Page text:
Among the many publications that the EBA posted on its website last week, the Technical advice to the Commission (EC) on the treatment of unrealized gains deserves attention. Not only because of its content, but also because of the clarity, depth, and breadth of covering the issue of unrealized gains.
Here is the context: EBA’s advice on unrealized gains attempts to resolve an issue that originates from two distinct, often colliding, views on the concept of gains. On the one hand is the accounting view, which compares current values with past values to measure gains. On the other hand is the economist view, which looks at current and future values to measure gains. This view ignores the past, it has no memory.
Both views on gains are fundamentally incompatible. The forward-looking economist will see gains fundamentally different from the accountant, who looks at the past.
This incompatibility between the accountant’s and the economist’s view on the concept of gains creates the rub called unrealized gains (and unrealized losses).
Why this advice: The controversy on unrealized gains and losses gained momentum when the IASB planned its overhaul of the accounting standard on financial instruments (IAS39) in the spring of 2008. IAS39 has an awkward rule that allows firms to record gains according to the accountant’s and the economist’s view, that is, mainly for assets in the available-for-sale category.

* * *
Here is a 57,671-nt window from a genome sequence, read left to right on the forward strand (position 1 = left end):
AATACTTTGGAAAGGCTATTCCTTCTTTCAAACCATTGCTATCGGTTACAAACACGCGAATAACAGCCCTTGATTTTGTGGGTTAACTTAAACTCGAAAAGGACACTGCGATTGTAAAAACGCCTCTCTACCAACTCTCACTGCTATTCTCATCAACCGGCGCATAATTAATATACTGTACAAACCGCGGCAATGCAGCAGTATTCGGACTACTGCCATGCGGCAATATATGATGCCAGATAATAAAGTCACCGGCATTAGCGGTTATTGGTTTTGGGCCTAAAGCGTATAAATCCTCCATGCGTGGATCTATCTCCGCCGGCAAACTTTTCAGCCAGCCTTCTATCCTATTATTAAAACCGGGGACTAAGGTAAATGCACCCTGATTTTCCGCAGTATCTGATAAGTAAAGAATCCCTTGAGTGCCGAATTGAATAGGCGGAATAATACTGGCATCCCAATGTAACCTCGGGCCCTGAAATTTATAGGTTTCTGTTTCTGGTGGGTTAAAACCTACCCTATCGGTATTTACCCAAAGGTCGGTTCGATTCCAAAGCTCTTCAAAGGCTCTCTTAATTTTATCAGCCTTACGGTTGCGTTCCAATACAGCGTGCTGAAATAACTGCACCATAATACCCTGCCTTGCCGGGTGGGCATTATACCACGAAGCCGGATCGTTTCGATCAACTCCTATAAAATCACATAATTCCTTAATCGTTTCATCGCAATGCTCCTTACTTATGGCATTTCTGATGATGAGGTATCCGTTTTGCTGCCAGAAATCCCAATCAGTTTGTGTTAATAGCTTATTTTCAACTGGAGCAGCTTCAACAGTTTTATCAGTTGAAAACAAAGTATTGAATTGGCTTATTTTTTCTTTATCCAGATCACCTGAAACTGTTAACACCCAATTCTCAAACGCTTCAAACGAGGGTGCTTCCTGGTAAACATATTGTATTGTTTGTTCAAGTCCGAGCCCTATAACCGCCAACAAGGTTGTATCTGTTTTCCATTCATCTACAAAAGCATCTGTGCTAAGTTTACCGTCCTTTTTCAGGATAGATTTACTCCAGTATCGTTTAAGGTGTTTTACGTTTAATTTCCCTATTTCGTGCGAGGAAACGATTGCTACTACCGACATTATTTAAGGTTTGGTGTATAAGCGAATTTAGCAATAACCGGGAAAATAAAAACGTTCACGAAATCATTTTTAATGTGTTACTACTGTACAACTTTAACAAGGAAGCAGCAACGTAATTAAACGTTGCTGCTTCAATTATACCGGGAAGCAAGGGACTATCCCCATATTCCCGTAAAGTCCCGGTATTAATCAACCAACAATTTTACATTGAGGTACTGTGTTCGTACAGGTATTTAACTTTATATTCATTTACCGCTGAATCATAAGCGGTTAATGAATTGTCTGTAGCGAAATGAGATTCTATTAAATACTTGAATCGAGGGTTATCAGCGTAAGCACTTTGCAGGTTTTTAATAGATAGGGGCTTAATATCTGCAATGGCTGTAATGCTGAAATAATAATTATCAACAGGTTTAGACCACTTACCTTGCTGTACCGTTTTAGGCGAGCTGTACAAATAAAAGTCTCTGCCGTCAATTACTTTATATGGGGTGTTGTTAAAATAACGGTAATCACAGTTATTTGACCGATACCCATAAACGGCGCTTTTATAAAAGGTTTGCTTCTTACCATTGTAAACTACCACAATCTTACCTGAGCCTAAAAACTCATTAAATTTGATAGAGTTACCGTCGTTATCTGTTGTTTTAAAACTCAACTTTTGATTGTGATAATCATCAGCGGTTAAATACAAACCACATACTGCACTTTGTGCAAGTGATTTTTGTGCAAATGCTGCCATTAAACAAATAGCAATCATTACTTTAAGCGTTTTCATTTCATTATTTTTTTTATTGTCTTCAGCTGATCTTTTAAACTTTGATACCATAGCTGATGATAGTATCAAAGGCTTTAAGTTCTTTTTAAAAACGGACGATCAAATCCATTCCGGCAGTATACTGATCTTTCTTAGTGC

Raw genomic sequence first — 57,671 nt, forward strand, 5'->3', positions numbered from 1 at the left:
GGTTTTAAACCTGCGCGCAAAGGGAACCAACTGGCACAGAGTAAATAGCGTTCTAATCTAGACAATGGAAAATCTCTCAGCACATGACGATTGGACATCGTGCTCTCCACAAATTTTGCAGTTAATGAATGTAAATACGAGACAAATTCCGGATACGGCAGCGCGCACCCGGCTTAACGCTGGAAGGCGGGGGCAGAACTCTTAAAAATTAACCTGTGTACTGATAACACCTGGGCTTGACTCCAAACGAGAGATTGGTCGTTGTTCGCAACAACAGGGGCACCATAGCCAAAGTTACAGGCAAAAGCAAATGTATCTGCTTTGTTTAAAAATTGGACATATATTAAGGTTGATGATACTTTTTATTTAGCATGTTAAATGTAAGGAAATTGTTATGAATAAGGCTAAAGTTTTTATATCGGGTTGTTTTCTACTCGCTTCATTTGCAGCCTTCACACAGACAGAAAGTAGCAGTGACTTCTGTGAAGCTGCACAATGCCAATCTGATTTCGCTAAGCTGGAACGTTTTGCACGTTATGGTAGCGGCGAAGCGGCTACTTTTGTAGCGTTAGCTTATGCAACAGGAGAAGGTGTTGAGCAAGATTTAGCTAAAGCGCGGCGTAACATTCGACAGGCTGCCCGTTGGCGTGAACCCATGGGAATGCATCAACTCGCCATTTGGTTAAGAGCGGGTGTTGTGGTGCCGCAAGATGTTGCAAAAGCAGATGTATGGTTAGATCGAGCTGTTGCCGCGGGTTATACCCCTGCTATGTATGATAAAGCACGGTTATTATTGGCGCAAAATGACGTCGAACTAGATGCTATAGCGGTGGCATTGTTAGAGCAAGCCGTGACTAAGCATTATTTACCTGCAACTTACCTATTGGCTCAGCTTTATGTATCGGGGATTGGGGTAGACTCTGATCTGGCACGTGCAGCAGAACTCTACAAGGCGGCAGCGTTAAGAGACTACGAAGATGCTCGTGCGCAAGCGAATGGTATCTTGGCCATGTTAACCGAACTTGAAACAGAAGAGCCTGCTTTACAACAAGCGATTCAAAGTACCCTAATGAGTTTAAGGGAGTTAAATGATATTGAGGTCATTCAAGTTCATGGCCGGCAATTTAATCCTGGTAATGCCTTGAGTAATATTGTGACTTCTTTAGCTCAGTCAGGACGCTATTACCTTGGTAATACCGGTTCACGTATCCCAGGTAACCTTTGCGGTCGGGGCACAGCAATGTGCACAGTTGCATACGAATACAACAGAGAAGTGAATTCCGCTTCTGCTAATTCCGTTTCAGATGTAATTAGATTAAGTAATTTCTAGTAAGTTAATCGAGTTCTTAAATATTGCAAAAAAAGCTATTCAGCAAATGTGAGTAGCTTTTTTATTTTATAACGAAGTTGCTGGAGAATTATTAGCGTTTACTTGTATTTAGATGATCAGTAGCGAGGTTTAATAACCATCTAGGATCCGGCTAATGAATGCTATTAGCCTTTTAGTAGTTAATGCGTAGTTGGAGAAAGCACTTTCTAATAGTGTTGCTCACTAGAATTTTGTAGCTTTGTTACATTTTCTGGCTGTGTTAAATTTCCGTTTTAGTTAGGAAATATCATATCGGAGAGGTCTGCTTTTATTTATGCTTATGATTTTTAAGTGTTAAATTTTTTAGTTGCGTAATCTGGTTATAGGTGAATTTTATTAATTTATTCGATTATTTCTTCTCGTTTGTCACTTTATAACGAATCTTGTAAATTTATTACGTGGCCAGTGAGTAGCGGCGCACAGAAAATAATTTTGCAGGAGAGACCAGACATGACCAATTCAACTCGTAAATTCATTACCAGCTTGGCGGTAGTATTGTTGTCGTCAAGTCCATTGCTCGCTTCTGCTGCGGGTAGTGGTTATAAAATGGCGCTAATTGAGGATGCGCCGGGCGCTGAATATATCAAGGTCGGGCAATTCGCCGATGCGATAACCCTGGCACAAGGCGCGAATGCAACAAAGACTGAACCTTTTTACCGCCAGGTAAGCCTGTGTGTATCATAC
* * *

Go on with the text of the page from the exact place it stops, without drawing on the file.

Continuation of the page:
To reconcile both views on gains, IAS39 then requires the difference between them to be recorded in a reserve account called Other Comprehensive Income (see IAS39 para 55 (b)).
However, recording the difference in a reserve account is quite meaningless. It is like mixing water and oil. As a result, it does not solve the real problem: both views on gains remain fundamentally incompatible.
This incompatibility and ill-designed IAS39 prompted banks to use the reserve account to their advantage. They relied on it to boost their reported solvency ratios. Bank regulators retaliated and excluded the reserve account from capital; see the EBA-CEBS Guidelines on Prudential filters that complemented the introduction of IFRS in Europe.
In November 2009, the IASB banned the funny reconciliation reserve account when it published IFRS 9, the successor of IAS39. However, and unfortunately, a month later, the Basel Committee made a mistake. Instead of excluding the reserve account, the committee deliberately included it as an item of regulatory capital, albeit by way of a footnote on page 13 of the Basel III rules text. Including the reserve account may work fine for unrealized losses, i.e. when the reserve account is negative. However, for prudential reasons, unrealized gains should probably be excluded from capital.
This is what the EBA Advice to the Commission now tries to achieve.
What the advice purports. The EBA advice overturns Basel III and its EU implementation in Article 35 of the CRR on the inclusion of unrealized gains in regulatory capital.